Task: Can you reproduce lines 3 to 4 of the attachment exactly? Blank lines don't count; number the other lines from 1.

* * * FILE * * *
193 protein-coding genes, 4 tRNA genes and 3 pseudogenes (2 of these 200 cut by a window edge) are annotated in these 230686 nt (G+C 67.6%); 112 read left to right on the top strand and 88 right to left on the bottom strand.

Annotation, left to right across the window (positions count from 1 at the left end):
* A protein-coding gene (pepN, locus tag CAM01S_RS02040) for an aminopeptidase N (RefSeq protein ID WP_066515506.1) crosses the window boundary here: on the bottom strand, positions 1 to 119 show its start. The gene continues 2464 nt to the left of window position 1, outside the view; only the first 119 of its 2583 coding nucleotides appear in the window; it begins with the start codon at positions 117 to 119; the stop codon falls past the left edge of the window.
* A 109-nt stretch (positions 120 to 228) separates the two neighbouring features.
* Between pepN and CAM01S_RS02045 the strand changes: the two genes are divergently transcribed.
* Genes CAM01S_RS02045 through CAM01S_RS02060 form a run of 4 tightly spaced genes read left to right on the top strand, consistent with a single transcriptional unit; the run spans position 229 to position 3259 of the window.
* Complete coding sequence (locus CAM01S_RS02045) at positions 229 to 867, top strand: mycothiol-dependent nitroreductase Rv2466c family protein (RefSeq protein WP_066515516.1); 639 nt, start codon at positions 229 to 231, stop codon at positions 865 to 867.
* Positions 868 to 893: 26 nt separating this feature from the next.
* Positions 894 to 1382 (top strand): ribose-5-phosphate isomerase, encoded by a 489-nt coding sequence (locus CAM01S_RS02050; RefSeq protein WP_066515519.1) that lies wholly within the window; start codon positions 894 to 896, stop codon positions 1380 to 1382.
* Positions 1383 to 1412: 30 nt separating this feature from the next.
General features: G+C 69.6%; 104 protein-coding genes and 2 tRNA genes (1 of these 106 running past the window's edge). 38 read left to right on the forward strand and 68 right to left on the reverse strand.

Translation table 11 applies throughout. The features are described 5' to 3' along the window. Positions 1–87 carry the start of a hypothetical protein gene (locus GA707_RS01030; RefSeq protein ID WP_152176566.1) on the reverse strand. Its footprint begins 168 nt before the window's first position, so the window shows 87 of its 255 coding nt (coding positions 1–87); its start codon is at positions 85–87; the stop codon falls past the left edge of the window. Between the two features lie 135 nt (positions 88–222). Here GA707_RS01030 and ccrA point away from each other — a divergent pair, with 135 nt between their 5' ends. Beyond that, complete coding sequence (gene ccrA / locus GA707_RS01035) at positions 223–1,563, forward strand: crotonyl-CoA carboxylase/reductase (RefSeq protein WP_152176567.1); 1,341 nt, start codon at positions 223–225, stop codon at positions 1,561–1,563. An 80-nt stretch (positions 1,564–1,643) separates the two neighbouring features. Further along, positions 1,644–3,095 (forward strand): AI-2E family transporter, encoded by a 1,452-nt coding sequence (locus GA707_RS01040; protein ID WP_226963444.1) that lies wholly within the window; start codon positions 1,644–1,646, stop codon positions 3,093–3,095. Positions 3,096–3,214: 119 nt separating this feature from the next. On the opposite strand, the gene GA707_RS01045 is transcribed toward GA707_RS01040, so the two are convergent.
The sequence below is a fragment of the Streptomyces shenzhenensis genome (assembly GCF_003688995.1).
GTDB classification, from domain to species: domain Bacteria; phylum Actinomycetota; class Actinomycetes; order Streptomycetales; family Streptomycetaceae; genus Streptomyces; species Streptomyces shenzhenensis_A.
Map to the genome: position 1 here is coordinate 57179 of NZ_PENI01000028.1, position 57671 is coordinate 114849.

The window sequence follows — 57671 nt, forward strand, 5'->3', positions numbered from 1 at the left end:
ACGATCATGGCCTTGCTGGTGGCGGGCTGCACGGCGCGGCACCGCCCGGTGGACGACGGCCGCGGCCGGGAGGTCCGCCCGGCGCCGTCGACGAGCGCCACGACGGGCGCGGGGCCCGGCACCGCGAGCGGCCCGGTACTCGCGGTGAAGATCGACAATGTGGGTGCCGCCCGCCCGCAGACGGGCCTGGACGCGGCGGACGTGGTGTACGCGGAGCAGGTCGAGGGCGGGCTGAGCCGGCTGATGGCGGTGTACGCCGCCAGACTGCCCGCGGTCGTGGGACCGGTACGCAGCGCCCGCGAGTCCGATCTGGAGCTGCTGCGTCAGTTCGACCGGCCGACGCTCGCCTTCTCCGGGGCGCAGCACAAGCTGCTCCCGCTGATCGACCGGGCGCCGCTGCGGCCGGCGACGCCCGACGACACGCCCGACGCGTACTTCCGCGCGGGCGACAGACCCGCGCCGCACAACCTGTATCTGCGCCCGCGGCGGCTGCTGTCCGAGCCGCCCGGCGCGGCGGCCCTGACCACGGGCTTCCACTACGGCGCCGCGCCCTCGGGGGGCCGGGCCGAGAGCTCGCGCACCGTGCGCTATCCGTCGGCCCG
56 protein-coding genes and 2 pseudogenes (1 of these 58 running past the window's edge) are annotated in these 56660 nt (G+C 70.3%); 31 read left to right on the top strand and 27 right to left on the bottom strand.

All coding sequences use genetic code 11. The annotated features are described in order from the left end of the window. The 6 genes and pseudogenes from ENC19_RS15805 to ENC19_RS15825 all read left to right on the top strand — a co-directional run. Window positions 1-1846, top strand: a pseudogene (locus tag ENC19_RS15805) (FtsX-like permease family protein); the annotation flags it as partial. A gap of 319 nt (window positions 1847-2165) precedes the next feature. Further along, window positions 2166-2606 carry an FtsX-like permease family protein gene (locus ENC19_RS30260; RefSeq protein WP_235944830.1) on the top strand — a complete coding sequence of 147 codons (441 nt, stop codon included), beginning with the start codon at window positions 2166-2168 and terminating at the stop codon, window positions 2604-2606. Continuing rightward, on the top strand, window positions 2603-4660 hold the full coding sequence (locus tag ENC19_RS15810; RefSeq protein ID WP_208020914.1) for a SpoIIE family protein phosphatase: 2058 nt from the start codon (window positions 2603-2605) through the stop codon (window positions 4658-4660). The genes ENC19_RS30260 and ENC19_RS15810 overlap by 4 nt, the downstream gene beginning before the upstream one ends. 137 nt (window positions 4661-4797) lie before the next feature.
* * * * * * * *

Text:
* A protein-coding gene (pepN, locus tag CAM01S_RS02040) for an aminopeptidase N (RefSeq protein ID WP_066515506.1) crosses the window boundary here: on the bottom strand, positions 1 to 119 show its start. The gene continues 2464 nt to the left of window position 1, outside the view; only the first 119 of its 2583 coding nucleotides appear in the window; it begins with the start codon at positions 117 to 119; the stop codon falls past the left edge of the window.
* A 109-nt stretch (positions 120 to 228) separates the two neighbouring features.